The San Joaquin County Mosquito and Vector Control District has detected the invasive mosquito Aedes aegypti in Escalon.
The District’s mosquito surveillance system discovered mosquito eggs laid in a unique trap placed to attract Ae. aegypti females. Confirmation of the invasive species came after the eggs were reared in the District’s laboratory.
“This find comes on the heels of confirmation of the invasive Aedes found in Ripon,” said Aaron Devencenzi, Public Information Officer with the District. “Most importantly, the message is the same. Reporting daytime biting mosquitoes to the District is critical to suppressing this species which can become quite a nuisance and a potential carrier of mosquito-borne disease.”
The District is increasing surveillance efforts by placing extra traps used to collect adult mosquitoes and mosquito eggs. Additionally, the District’s staff will be conducting door-to-door inspections in Escalon in the residential area near the recent detection. The inspection boundaries are North to Mission Street, South to Highway 120, East to Campbell Avenue and West to Escalon-Bellota Road.
The public’s help is crucial in controlling the spread of this mosquito population. First, officials said, residents are asked to call in daytime biting mosquitoes to the District. These mosquitoes are a small (about one-quarter inch) black and white mosquito that bites aggressively during the day. Ae. aegypti lays its eggs just above the water line in small containers and vessels that hold water, such as dishes under potted plants, birdbaths, ornamental fountains, tin cans, or discarded tires. Second, residents should inspect their yard and outside their homes and dump even the smallest amount of standing water. Be sure to clean and scrub bird baths and pet watering dishes weekly and dump the water from overflow dishes under potted plants. Also, remove any unnecessary containers and trash around properties.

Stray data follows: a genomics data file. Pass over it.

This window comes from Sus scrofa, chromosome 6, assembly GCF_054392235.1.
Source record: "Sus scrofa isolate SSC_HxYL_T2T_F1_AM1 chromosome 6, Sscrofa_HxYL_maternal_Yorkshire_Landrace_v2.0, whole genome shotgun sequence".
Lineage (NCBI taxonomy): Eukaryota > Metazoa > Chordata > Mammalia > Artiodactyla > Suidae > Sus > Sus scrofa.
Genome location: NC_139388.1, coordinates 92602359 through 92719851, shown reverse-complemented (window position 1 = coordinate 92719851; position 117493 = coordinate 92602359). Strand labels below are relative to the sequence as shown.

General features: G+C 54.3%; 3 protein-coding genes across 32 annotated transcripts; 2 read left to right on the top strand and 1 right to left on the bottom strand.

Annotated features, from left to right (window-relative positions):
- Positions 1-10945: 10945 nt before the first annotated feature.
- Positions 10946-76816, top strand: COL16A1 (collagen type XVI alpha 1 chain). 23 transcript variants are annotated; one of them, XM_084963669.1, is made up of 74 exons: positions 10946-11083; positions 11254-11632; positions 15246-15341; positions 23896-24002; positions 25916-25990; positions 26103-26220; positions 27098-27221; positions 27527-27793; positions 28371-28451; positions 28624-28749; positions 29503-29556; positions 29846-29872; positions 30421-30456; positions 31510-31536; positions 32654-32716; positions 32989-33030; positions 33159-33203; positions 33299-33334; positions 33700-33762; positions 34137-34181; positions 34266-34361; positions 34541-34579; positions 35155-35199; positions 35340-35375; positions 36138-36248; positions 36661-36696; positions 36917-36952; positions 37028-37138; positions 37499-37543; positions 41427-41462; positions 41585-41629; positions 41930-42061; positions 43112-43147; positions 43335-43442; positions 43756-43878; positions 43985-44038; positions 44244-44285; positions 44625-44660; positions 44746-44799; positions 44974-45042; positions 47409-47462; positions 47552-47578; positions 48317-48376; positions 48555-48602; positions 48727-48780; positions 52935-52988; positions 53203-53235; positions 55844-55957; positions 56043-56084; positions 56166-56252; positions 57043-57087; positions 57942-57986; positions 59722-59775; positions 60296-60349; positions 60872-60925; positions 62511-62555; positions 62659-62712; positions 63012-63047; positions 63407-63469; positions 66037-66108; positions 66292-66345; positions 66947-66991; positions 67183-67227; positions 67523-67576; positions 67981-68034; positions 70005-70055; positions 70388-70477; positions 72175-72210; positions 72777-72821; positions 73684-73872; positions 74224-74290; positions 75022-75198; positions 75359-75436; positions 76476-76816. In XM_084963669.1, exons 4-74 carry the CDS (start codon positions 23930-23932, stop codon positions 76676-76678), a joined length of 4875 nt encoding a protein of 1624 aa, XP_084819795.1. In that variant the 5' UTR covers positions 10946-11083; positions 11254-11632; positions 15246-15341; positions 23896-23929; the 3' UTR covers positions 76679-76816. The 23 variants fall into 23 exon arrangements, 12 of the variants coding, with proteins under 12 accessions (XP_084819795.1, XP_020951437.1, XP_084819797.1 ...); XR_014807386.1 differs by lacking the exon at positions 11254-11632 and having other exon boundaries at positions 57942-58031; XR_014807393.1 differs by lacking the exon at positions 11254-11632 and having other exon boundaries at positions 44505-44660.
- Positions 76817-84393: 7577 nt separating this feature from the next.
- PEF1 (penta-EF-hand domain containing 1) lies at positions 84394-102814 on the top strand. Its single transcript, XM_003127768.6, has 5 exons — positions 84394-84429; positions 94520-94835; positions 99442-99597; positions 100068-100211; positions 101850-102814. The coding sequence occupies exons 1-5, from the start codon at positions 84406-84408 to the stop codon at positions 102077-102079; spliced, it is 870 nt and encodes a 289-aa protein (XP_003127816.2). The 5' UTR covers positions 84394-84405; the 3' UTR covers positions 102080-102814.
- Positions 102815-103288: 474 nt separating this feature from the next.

The first detection of Ae. aegypti in San Joaquin County was from a sample of mosquitoes collected on August 6, 2019, in the vicinity of Brookside in Stockton. Commonly known as the Yellow Fever mosquito, Ae. aegypti has the potential to transmit several viruses, including dengue, chikungunya, Zika, and yellow fever. These viruses are currently not known to be transmitted by mosquitoes in San Joaquin County or California.
The District reminds the public to implement the following steps to avoid mosquito bites: Apply repellents containing EPA registered ingredients such as DEET, picaridin, Oil of Lemon Eucalyptus, or IR3535, Para-menthane-diol (PMD) when outdoors, according to label instructions. Wear long-sleeve shirts, long pants, socks, and shoes when mosquitoes are most active. Be sure window and door screens are in good repair to prevent mosquitoes from entering your home.
Residents experiencing mosquito bites during the day should report them immediately to San Joaquin County Mosquito & Vector Control District at (209) 982-4675, 1-800-300-4675 or visit www.sjmosquito.org.